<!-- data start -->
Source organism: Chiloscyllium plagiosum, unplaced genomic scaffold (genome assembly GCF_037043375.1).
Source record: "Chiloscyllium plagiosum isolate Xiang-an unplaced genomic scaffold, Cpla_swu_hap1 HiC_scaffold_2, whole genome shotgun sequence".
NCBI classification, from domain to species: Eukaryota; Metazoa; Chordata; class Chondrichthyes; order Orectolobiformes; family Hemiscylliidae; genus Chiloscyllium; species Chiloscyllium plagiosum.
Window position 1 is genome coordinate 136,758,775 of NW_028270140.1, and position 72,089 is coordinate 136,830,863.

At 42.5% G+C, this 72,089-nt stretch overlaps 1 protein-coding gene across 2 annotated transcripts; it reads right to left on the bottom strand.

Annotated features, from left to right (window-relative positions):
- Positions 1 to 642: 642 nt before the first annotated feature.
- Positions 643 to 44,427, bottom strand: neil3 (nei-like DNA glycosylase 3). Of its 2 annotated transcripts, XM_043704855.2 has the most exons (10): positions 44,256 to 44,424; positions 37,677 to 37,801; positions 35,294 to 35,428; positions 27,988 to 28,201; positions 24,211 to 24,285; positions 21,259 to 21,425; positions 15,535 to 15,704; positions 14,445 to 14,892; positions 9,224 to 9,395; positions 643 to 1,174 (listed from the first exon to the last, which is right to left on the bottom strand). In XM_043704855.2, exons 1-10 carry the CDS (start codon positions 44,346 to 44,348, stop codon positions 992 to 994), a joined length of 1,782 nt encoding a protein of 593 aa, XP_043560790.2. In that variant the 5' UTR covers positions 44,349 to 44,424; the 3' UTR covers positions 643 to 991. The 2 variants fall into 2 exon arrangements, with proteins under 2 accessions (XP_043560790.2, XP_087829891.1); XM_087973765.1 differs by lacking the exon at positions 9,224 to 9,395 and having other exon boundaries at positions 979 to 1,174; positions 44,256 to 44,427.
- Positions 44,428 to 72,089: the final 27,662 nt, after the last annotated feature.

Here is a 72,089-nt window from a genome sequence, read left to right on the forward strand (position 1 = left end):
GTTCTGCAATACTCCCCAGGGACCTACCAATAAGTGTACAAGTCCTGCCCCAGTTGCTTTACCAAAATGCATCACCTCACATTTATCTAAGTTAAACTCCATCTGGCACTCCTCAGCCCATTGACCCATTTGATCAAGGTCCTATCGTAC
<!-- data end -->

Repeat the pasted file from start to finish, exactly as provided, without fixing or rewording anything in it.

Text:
Source organism: Chiloscyllium plagiosum, unplaced genomic scaffold (genome assembly GCF_037043375.1).
Source record: "Chiloscyllium plagiosum isolate Xiang-an unplaced genomic scaffold, Cpla_swu_hap1 HiC_scaffold_2, whole genome shotgun sequence".
NCBI classification, from domain to species: Eukaryota; Metazoa; Chordata; class Chondrichthyes; order Orectolobiformes; family Hemiscylliidae; genus Chiloscyllium; species Chiloscyllium plagiosum.
Window position 1 is genome coordinate 136,758,775 of NW_028270140.1, and position 72,089 is coordinate 136,830,863.

At 42.5% G+C, this 72,089-nt stretch overlaps 1 protein-coding gene across 2 annotated transcripts; it reads right to left on the bottom strand.

Annotated features, from left to right (window-relative positions):
- Positions 1 to 642: 642 nt before the first annotated feature.
- Positions 643 to 44,427, bottom strand: neil3 (nei-like DNA glycosylase 3). Of its 2 annotated transcripts, XM_043704855.2 has the most exons (10): positions 44,256 to 44,424; positions 37,677 to 37,801; positions 35,294 to 35,428; positions 27,988 to 28,201; positions 24,211 to 24,285; positions 21,259 to 21,425; positions 15,535 to 15,704; positions 14,445 to 14,892; positions 9,224 to 9,395; positions 643 to 1,174 (listed from the first exon to the last, which is right to left on the bottom strand). In XM_043704855.2, exons 1-10 carry the CDS (start codon positions 44,346 to 44,348, stop codon positions 992 to 994), a joined length of 1,782 nt encoding a protein of 593 aa, XP_043560790.2. In that variant the 5' UTR covers positions 44,349 to 44,424; the 3' UTR covers positions 643 to 991. The 2 variants fall into 2 exon arrangements, with proteins under 2 accessions (XP_043560790.2, XP_087829891.1); XM_087973765.1 differs by lacking the exon at positions 9,224 to 9,395 and having other exon boundaries at positions 979 to 1,174; positions 44,256 to 44,427.
- Positions 44,428 to 72,089: the final 27,662 nt, after the last annotated feature.

Here is a 72,089-nt window from a genome sequence, read left to right on the forward strand (position 1 = left end):
GTTCTGCAATACTCCCCAGGGACCTACCAATAAGTGTACAAGTCCTGCCCCAGTTGCTTTACCAAAATGCATCACCTCACATTTATCTAAGTTAAACTCCATCTGGCACTCCTCAGCCCATTGACCCATTTGATCAAGGTCCTATCGTAC